2002 Denver Annual Meeting (October 27-30, 2002)

Paper No. 6
Presentation Time: 1:30 PM-5:30 PM


WESTGATE, James, Geology, Lamar Univ, P.O. Box 10058, Beaumont, TX 77710, HEFTY, Eunice, Event Coordination & Education, Texas Nat Resource Conservation Commission, MC-113, P.O. Box 13087, Austin, TX 78711-3087 and CLARK, Therese, Dept. of Science, Kelly H.S, 5950 Kelly Dr, Beaumont, TX 77707, westgatejw@hal.lamar.edu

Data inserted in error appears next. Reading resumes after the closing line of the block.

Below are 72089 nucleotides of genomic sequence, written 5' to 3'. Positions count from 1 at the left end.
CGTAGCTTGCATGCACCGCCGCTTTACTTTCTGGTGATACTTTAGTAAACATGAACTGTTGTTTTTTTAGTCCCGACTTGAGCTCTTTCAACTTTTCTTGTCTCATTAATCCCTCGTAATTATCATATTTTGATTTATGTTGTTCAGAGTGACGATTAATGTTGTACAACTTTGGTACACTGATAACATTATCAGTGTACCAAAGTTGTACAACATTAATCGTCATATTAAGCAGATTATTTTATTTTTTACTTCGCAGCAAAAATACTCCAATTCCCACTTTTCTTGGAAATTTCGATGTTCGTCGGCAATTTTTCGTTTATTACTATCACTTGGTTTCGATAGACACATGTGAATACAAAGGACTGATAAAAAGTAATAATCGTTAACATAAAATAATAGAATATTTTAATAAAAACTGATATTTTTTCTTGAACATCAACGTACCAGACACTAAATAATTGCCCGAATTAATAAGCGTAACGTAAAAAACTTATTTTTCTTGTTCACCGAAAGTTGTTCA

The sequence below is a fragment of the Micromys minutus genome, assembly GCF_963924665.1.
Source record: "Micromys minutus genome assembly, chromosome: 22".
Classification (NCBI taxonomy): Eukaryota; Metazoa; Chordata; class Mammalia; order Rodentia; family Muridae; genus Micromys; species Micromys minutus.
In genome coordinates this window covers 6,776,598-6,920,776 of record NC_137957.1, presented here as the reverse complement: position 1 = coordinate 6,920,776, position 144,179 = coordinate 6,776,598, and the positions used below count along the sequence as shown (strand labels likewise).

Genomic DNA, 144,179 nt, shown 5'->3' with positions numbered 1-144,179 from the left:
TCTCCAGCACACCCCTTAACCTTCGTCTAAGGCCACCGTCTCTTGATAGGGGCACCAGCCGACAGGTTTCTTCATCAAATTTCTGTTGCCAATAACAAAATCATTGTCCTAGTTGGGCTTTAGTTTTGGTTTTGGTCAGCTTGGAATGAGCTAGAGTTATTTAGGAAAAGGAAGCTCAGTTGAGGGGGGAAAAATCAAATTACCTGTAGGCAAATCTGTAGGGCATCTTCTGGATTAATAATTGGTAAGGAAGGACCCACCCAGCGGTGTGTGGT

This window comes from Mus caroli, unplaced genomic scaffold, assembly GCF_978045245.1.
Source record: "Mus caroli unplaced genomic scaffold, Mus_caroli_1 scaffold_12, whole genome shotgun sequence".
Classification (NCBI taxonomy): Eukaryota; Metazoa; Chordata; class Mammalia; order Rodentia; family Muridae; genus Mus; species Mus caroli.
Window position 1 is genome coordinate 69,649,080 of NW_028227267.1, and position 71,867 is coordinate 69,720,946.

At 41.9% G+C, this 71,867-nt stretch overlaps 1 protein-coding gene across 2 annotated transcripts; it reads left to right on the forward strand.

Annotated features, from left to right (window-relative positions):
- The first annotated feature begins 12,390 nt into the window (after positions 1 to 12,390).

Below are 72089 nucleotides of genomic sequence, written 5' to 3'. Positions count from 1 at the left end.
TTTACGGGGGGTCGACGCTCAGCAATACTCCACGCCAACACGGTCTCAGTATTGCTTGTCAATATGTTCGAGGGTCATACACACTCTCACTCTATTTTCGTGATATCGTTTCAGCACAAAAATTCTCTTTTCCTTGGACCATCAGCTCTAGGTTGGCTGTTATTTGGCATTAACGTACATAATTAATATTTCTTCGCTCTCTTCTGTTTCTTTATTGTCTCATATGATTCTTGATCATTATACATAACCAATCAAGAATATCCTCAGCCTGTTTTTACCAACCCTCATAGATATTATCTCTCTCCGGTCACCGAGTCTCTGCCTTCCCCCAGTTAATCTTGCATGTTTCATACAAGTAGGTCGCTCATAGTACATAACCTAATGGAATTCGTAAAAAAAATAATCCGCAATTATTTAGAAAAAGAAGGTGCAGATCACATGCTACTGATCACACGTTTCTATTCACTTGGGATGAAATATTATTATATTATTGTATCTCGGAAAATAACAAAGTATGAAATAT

Teaching Environmental Science is a professional development, summer environmental institute which for nine years has enlightened K-12 in-service teachers at more than a dozen Texas universities. The institutes are co-mentored by the Texas Natural Resource Conservation Commission and local universities. The TES curriculae focus on three broad areas of study: air quality, water quality and quantity, and waste disposal issues. The diversity of Texas landscapes including piney woods, coastal beaches, arid mountains, fertile agricultural regions, and subtropical habitats along the Rio Grande Valley, creates a regional outdoor laboratory in which teachers learn to engage students. TES participants are multi-generational, multi-cultural, and multi-ethnic. Teachers earn three hours of scholarship-paid graduate credit and with less than 25 participants per institute, become comfortable exploring and learning together. Each university syllabus features expert speakers from industry and government partnerships and non-profit organizations who provide balanced, scientifically-based information. TES charters a course to enrich and energize teachers so that they actively involve students in addressing global environmental problems and their solutions. Field trips address a variety of topics including: petrochemical, ore smelting and paper-making industrial waste treatment; municipal waste treatment; hazardous waste incineration; canoeing in endangered habitats with State and National Park naturalists; soil remediation of industrial sites; air boat exploration of estuaries guided by the Texas General Land Office Oil Spill Division and the U.S. Coast Guard; preservation of wildlife habitats in industrial settings; demonstration farms to study the best management practices, non-point sources, and pest management; fish hatcheries to study water consumption and discharge; beaches to study coastal erosion; and the National Marine Fisheries Service ridley sea turtle headstart program. The TES model has enormous potential to make K-12 teachers more aware of current environmental issues and should be replicated across the nation.